Not only is automation good at streamlining tasks to be completed quicker, but it can also quickly provide a whole host of analytics. That can involve gathering data through APIs and then outputting that data into a report which is a mixture of internal and external data.
To give a real-life example: While working at a Hedge Fund, I was tasked with the rather mundane job of checking for updates to Share Denominators. For those not in the know, this is effectively the total number of shares held in a company in order to calculate your ownership in that company. For example 1,000,000 Shares Outstanding in a UK company you hold 1,000 shares of means you own 0.1% of that company. Now, why was this important? Well, there are disclosure thresholds, and if an Investor passes that threshold without disclosing, there can be potentially costly ramifications. These Share Denominators can change, and often do only a monthly basis (share buybacks etc). Previous to me taking on this role, the task was completed manually every two weeks. The risk here is that if a threshold is passed, you usually have around 2-4 days to make the disclosure. So, if a figure changed during that two week period, you’d be in a sticky situation.
Solution? Well, I created a script which would go through all the company websites checking for updates. This would then compare to the prior day’s figure and create a report based on any updates. Not only did this save a lot of time, as the task took around 20 minutes manually (1.5 minutes via the script), but it also greatly improved job satisfaction. Nobody wants to be that guy having to trawl through websites on a regular basis. On top of that, and arguably the biggest benefit is the reduce risk of figures being changed without us knowing.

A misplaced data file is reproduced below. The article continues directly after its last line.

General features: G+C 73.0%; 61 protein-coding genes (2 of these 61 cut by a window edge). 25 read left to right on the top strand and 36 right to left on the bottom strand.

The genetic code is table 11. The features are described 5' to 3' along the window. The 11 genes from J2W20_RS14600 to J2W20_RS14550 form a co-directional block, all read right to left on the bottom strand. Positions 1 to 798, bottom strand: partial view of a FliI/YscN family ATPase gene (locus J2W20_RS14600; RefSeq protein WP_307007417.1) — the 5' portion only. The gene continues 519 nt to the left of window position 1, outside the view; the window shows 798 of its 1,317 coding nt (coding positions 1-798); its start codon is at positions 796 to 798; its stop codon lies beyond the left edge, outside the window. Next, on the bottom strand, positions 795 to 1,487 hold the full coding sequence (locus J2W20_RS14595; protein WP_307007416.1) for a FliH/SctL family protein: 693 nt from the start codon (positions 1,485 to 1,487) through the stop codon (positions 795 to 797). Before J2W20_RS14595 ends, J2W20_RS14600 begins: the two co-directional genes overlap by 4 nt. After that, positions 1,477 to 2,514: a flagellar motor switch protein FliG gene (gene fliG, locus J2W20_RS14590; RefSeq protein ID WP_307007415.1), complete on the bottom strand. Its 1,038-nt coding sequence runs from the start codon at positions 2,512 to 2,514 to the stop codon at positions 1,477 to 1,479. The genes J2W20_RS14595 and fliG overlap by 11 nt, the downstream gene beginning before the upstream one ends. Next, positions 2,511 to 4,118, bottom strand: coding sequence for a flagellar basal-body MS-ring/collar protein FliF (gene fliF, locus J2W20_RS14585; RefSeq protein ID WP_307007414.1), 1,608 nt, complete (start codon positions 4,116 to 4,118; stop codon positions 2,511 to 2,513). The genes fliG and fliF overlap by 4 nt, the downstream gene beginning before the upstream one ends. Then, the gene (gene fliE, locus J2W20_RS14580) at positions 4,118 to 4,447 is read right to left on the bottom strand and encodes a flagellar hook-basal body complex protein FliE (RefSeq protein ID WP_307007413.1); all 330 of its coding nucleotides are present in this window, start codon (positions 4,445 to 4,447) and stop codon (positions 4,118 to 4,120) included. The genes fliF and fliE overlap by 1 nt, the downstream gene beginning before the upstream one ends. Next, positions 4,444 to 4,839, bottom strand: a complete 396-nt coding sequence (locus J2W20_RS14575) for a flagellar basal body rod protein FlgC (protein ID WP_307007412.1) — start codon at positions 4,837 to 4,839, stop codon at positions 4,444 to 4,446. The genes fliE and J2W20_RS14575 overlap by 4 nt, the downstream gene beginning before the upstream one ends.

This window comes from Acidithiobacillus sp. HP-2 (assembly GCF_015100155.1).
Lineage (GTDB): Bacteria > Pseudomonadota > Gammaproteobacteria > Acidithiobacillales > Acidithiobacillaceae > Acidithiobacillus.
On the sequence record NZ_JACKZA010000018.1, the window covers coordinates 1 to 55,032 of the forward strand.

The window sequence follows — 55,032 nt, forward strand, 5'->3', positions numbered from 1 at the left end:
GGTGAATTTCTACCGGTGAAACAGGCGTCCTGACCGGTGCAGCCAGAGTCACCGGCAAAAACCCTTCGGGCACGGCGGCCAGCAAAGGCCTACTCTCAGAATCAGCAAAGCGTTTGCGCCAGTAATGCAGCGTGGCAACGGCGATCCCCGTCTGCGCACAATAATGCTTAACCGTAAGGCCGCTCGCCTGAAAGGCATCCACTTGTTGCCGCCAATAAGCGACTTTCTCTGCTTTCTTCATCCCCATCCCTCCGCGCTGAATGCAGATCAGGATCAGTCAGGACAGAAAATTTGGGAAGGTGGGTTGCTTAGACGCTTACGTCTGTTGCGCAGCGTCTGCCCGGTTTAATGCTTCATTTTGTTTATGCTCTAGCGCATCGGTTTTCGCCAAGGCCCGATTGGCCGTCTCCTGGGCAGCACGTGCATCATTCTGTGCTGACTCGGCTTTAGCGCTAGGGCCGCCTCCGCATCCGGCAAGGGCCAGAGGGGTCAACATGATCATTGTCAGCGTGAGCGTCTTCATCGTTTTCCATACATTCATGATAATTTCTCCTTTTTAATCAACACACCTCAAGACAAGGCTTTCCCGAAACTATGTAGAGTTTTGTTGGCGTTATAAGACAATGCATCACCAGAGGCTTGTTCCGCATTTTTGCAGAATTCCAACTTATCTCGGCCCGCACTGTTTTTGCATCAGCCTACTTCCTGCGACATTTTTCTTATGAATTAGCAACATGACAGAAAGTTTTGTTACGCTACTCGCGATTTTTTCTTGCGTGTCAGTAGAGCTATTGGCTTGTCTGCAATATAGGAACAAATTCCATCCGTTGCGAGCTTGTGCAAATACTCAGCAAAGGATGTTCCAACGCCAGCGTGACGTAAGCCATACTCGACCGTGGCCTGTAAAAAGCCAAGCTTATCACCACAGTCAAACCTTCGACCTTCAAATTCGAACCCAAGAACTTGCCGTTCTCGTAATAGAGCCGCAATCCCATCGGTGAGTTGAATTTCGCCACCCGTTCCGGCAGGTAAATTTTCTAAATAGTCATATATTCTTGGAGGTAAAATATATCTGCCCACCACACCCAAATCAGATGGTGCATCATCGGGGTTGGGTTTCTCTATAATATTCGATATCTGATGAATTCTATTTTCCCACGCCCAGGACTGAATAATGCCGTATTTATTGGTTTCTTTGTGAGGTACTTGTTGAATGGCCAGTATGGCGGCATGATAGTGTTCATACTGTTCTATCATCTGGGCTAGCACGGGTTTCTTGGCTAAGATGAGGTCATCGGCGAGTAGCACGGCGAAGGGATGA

Will Automation Ever Replace Chartered Accountants or CPAs?
Businesses will always need accountants, and automation will never get to the point where it can completely eliminate the need for human decision making. I do think automation will become more prevalent in the future, but only time will tell as to how clever it will become.
The reality of the situation is that the role of an accountant will be forced to modernise, but not be replaced over time. Accountants who refuse to take on knowledge and accept these new areas of technology may find themselves left behind by other accountants more accepting of it.
As automation becomes more relevant in the world of accounting, accountants will have significantly more time on their hands to work on more vital aspects of their jobs. Aspects which cannot be automated, such as strategy, consulting, advice, and value creation. Arguably, these are the most enjoyable aspects of your role as an accountant. If anything, automation will just make the role of an accountant far more enjoyable. Maybe we will shake the assumption that we’re all boring? Or maybe I’m being optimistic…
Overall, automation can increase the efficiency of Chartered Accountants and CPAs throughout the world, which will allow them to become far more valuable to their clients and companies.